Tuesday, August 18, 2015

interfering ideas and promoting your book

Nanowrimo has its own jargon, mostly designed to promote in-jokes.  One such Nano phrase is the 'travelling shovel of death' and I used it in my 2014 Nano entry.  One that is more serious is 'plot bunny'.  From the Nano Wiki:

"Ideas are like rabbits. You get a couple and learn how to handle them, and pretty soon you have a dozen." --John Steinbeck
The plot bunny as illustrated on a NaNoWriMo trading card.
A plot bunny is a story idea that refuses to go away until it is written. The term's origin is unknown but is known to predate NaNoWriMo. Because plot bunnies tend to multiply quickly, the term is thought to be related to the oft-quoted John Steinbeck quote about ideas and rabbits.
I get the idea that too many ideas will ruin a book, at least if poorly handled.  To travel in too many directions is to circle...the drain.  What can be done with insistent new ideas while working on a specific subject?

Somewhere, William Goldman wrote about being under contract for a book but having an idea for another book that burned inside him and after consulting with friends, allowed himself one weekend to work on the new idea as much and as hard as he wanted before ignoring it to concentrate on his obligations.

K.M Weiland looks at the problem at Helping Writers Become Authors.
In this instance [of staring into a campfire], I walked away from that hour-long campfire with ideas for three new books. (And for those of you who have been asking for it, there is now officially a Dreamlander sequel in the works!)
This is not, of course, actually bad in any sense of the word. In fact, it’s totally awesomesauce.
But new story ideas can also be overwhelming–and seductive. When a new story is singing siren songs in our ears, beckoning us to new and exciting playgrounds, it can be downright difficult not to look a little bit distastefully at the trenches of our current work-in-progress.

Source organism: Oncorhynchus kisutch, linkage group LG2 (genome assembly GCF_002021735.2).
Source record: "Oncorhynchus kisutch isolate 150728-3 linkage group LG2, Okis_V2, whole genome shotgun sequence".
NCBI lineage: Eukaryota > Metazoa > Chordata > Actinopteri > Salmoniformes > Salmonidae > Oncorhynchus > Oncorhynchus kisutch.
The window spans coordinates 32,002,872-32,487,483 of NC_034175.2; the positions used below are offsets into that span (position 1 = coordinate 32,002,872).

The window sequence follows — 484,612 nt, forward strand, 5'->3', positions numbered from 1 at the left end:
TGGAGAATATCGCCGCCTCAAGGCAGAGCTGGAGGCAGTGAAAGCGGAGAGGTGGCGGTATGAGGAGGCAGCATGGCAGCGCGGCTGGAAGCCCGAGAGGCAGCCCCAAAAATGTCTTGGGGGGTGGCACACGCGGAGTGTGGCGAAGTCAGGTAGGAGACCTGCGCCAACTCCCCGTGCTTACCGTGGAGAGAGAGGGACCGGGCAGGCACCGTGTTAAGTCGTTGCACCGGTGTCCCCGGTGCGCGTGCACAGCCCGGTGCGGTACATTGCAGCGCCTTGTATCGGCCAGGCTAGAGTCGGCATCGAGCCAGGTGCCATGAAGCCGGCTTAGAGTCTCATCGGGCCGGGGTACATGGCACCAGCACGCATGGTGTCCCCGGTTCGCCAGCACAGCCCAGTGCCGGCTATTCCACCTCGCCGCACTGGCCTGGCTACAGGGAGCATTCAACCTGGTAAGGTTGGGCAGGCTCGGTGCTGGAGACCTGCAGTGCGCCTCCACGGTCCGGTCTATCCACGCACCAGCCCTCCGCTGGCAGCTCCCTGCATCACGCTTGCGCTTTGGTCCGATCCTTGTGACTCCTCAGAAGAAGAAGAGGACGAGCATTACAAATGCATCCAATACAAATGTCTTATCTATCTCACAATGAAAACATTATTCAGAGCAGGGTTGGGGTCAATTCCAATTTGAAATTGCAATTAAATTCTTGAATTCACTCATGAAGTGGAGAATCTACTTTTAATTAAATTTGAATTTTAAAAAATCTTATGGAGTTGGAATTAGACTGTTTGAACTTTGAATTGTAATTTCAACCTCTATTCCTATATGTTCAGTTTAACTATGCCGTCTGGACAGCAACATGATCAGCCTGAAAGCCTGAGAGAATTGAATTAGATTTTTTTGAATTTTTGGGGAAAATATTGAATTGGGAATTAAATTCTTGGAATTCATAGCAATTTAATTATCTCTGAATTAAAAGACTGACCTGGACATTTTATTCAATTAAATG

My advice, when faced with sterling new story ideas, is to be patient. Nine times out of ten, the wisest and most productive choice is going to be staying the course on your current story.
Starting stories is easy. Frankly, as valuable as good ideas are, they’re also a dime a dozen. My having enough story ideas to last me thirty years is the writerly equivalent of my winning $3,000,000. Baby, I’m set.
It’s finishing stories that’s hard. Never be hasty in abandoning the work you’ve already put into an existing story. And never take for granted how important it is to instill in yourself the priceless habit of learning how to see a story through to the arduous end.
Weiland then offers suggestions on how to keep your ideas for later and improve them.  Personally, I Coggle them and work out some plans there.  I'm a lazy guy who has at least some ideas and mostly struggle with the finishing.  In this case, it means that spending thirty minutes to an hour to write down my ideas scratches that itch pretty well and it doesn't bother me for a while.  I also carry my commonplace book (it's a school-style notebook) most of the time or use the free version of Evernote on my phone to remember for me.  If my handwriting were better and I could be sure of reading my notes after a few months, I would stick to my comm... OK, notebook as I can fill a page any way I want with stick figures and drawings or text.  I haven't found software that is as comfortable for me.
This author promotes her book with enthusiasm whether she is speaking to three people or a crowd of 9.
"I have to remember that even if just one person shows up, he deserves the same passion and enthusiasm I would give to a big group of seven people or eight people," said Massey, watching as a bookstore employee began setting up rows of folding chairs. "You just have to remind yourself that you're not going to be able to pack the room with half a dozen fans every time."

No comments: